5 November 2015

Five types of employee and how to deal with them

While a well-executed recruitment process can help filter out job candidates who might not be right for an organisation, it is not always possible to tell exactly what “type” of employee a person will be until they’re in the job. Here are five employee “types” you might come across and our top tips for dealing with them.

1. The Underperformer

Keeping in mind that an employee will not have access to the unfair dismissal jurisdiction for the first six or twelve months of his or her employment (depending on the size of the organisation), how to deal with the Underperformer will, in part, depend on how long he or she has been employed.

When confronted with a chronic Underperformer who does not respond to performance management, employers should consider the following questions:

  • “Does the Underperformer really want to be here?”
  • “Is it worthwhile attempting to negotiate a separation?”

2. The Complainer 

The Complainer is never happy, and everybody knows it. Complaints should always be taken seriously and employers should err on the side of caution, bearing in mind that an employee has a workplace right to make a complaint in relation to his or her employment, and to pursue a claim if adverse action is taken against them for exercising that right.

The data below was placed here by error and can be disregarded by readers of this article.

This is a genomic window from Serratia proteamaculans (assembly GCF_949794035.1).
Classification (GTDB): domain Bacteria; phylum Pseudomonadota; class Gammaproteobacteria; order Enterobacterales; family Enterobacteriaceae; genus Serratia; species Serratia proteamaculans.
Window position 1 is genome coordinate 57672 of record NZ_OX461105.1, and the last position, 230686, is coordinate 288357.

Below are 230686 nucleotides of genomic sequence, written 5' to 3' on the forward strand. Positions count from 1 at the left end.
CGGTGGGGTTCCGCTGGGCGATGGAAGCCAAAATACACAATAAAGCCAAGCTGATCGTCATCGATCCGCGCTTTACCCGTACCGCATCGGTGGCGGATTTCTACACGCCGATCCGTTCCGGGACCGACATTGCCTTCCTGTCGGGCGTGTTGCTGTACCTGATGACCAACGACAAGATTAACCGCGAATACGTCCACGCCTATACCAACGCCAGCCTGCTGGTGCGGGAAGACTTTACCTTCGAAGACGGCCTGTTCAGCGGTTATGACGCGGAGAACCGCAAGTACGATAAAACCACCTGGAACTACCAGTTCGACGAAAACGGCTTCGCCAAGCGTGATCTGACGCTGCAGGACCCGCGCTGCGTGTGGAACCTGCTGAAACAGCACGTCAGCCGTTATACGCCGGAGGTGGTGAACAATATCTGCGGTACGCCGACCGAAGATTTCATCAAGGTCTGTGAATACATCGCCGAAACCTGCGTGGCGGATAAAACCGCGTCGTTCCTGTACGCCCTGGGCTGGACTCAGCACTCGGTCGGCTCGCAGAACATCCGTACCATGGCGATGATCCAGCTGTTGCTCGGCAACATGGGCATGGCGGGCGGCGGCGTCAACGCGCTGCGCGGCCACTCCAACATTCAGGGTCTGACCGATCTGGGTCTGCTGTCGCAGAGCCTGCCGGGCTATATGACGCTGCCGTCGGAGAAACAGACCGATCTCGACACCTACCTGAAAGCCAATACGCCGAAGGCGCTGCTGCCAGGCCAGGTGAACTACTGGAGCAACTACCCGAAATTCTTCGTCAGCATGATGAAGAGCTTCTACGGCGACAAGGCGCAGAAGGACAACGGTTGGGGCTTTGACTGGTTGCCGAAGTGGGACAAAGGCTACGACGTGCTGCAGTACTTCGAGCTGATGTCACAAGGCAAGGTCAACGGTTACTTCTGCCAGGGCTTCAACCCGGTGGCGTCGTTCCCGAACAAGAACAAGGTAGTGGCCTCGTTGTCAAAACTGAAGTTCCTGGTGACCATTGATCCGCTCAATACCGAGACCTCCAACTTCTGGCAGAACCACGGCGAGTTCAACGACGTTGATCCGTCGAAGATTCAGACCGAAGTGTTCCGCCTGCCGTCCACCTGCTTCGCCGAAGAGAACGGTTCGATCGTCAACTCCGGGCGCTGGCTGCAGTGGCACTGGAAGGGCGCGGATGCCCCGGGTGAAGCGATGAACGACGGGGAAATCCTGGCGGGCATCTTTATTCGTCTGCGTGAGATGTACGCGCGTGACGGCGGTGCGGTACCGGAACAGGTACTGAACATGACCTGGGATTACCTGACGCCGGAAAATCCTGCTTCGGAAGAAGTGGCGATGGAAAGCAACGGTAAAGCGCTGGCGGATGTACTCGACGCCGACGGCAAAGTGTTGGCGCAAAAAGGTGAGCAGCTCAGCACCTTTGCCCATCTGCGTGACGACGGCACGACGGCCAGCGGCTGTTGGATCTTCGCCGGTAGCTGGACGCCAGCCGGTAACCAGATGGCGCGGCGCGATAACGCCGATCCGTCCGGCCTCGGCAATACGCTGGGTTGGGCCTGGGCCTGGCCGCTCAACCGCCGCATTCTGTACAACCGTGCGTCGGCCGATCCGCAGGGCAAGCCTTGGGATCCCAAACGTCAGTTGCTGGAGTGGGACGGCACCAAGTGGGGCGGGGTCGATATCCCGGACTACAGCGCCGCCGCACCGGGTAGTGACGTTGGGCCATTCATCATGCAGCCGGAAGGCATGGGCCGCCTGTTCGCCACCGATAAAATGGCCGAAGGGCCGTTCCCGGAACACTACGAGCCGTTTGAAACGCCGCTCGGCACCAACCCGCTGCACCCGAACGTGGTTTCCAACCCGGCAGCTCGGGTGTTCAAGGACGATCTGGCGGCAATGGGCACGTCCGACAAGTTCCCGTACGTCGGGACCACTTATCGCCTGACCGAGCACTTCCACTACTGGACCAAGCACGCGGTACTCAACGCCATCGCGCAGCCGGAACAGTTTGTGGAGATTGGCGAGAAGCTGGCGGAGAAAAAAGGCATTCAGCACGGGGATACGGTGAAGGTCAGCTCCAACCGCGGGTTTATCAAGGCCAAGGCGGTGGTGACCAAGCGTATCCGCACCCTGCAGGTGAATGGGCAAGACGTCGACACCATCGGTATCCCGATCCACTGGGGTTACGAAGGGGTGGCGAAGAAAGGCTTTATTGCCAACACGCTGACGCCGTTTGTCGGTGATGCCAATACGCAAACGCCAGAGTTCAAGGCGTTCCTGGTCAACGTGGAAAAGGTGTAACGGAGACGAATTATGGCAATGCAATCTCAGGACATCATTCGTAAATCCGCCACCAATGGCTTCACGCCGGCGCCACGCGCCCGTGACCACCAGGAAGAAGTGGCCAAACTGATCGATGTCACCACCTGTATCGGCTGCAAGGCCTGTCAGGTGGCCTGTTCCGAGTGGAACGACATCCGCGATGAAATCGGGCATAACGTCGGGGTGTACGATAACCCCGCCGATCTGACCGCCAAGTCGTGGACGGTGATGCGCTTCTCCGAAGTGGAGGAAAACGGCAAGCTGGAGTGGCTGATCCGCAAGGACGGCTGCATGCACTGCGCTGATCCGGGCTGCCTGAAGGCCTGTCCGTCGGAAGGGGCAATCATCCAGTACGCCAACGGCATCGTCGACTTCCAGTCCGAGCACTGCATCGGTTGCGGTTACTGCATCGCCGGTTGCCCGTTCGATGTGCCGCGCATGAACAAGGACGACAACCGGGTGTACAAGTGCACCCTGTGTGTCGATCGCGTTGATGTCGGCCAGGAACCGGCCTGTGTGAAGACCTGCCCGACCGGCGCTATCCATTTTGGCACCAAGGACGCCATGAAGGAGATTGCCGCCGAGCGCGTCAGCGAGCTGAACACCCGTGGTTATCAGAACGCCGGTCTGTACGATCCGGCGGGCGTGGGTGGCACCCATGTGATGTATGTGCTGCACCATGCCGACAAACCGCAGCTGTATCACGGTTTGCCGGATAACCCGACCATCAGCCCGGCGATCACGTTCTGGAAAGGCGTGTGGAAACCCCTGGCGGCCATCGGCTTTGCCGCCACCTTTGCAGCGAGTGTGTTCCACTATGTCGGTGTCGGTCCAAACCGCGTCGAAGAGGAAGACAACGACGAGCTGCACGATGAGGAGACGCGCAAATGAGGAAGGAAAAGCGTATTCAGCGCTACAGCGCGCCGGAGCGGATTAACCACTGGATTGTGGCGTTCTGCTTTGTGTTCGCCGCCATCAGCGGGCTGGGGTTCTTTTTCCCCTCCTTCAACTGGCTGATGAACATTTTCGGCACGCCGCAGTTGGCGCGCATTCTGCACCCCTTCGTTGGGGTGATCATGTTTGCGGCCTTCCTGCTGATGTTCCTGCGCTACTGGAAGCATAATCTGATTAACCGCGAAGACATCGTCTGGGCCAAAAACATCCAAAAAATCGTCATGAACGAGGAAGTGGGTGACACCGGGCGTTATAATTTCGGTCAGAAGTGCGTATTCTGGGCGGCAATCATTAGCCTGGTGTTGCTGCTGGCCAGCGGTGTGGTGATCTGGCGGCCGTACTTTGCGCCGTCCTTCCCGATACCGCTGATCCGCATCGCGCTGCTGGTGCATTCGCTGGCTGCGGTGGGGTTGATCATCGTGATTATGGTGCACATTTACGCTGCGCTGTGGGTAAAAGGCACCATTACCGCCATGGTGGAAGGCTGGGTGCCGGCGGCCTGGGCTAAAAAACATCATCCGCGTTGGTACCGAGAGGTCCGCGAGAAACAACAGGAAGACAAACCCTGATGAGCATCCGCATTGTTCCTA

This does not mean, however, that unwarranted complaints should be allowed to affect workplace morale. Employers must assess whether a complaint is legitimate or symptomatic of a behavioural issue that needs to be addressed.

3. The Coaster

While not the poorest performer, the Coaster applies minimum discretionary effort to his or her duties and is not seen as adding value to the organisation. By developing a high-performance culture, an organisation can send the message that coasting is not enough.

One key to a high-performance culture is an effective performance management process. Performance management should be seen as a genuine opportunity, and an effective process will involve communicating shared goals, clearly defining targets and timeframes and ensuring investment on both sides of the table.

4. The Bully

It is important for an organisation to engender a culture of mutual respect and tolerance through behaviour and culture training for all employees, both on commencement of employment and throughout its duration.

An organisation must not turn a blind eye to the Bully’s misconduct. Doing so may expose it, for example, to vicarious liability for harassment or material obligations imposed on it under an order to stop bullying.

5. The Star

Organisations must not allow their best employees to get lost in the mix. An effective talent retention strategy should be developed, based around short-term and long-term monetary and non-monetary incentives, employee recognition and opportunities for career development.


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